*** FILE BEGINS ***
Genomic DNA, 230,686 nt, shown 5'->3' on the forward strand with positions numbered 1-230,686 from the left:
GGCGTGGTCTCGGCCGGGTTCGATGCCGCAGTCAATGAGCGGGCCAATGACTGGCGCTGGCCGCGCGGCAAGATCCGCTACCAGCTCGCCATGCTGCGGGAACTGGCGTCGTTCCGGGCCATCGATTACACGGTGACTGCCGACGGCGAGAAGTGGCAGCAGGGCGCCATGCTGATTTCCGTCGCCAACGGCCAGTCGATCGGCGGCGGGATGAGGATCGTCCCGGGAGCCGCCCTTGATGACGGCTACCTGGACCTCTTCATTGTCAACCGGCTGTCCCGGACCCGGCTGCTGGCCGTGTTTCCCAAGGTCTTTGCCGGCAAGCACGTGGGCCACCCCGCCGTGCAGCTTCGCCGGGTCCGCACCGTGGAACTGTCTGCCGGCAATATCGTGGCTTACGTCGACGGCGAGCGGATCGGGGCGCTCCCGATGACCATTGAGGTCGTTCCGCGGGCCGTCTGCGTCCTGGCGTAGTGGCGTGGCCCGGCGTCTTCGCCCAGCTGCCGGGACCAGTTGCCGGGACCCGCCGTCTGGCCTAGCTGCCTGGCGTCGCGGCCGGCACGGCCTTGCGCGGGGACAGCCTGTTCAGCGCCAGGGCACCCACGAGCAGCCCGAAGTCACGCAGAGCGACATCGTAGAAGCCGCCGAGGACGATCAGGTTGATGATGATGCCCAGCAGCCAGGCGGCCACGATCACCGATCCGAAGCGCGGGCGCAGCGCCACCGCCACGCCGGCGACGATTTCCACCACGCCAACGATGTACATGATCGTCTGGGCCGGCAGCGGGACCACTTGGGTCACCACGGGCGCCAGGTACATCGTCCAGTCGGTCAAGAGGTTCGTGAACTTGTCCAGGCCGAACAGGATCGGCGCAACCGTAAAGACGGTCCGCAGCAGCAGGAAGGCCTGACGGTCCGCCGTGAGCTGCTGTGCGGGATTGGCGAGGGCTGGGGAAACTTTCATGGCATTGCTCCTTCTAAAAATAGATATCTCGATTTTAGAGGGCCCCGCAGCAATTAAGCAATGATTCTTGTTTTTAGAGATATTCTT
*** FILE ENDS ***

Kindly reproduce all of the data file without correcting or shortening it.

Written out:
Genomic DNA, 230,686 nt, shown 5'->3' on the forward strand with positions numbered 1-230,686 from the left:
GGCGTGGTCTCGGCCGGGTTCGATGCCGCAGTCAATGAGCGGGCCAATGACTGGCGCTGGCCGCGCGGCAAGATCCGCTACCAGCTCGCCATGCTGCGGGAACTGGCGTCGTTCCGGGCCATCGATTACACGGTGACTGCCGACGGCGAGAAGTGGCAGCAGGGCGCCATGCTGATTTCCGTCGCCAACGGCCAGTCGATCGGCGGCGGGATGAGGATCGTCCCGGGAGCCGCCCTTGATGACGGCTACCTGGACCTCTTCATTGTCAACCGGCTGTCCCGGACCCGGCTGCTGGCCGTGTTTCCCAAGGTCTTTGCCGGCAAGCACGTGGGCCACCCCGCCGTGCAGCTTCGCCGGGTCCGCACCGTGGAACTGTCTGCCGGCAATATCGTGGCTTACGTCGACGGCGAGCGGATCGGGGCGCTCCCGATGACCATTGAGGTCGTTCCGCGGGCCGTCTGCGTCCTGGCGTAGTGGCGTGGCCCGGCGTCTTCGCCCAGCTGCCGGGACCAGTTGCCGGGACCCGCCGTCTGGCCTAGCTGCCTGGCGTCGCGGCCGGCACGGCCTTGCGCGGGGACAGCCTGTTCAGCGCCAGGGCACCCACGAGCAGCCCGAAGTCACGCAGAGCGACATCGTAGAAGCCGCCGAGGACGATCAGGTTGATGATGATGCCCAGCAGCCAGGCGGCCACGATCACCGATCCGAAGCGCGGGCGCAGCGCCACCGCCACGCCGGCGACGATTTCCACCACGCCAACGATGTACATGATCGTCTGGGCCGGCAGCGGGACCACTTGGGTCACCACGGGCGCCAGGTACATCGTCCAGTCGGTCAAGAGGTTCGTGAACTTGTCCAGGCCGAACAGGATCGGCGCAACCGTAAAGACGGTCCGCAGCAGCAGGAAGGCCTGACGGTCCGCCGTGAGCTGCTGTGCGGGATTGGCGAGGGCTGGGGAAACTTTCATGGCATTGCTCCTTCTAAAAATAGATATCTCGATTTTAGAGGGCCCCGCAGCAATTAAGCAATGATTCTTGTTTTTAGAGATATTCTT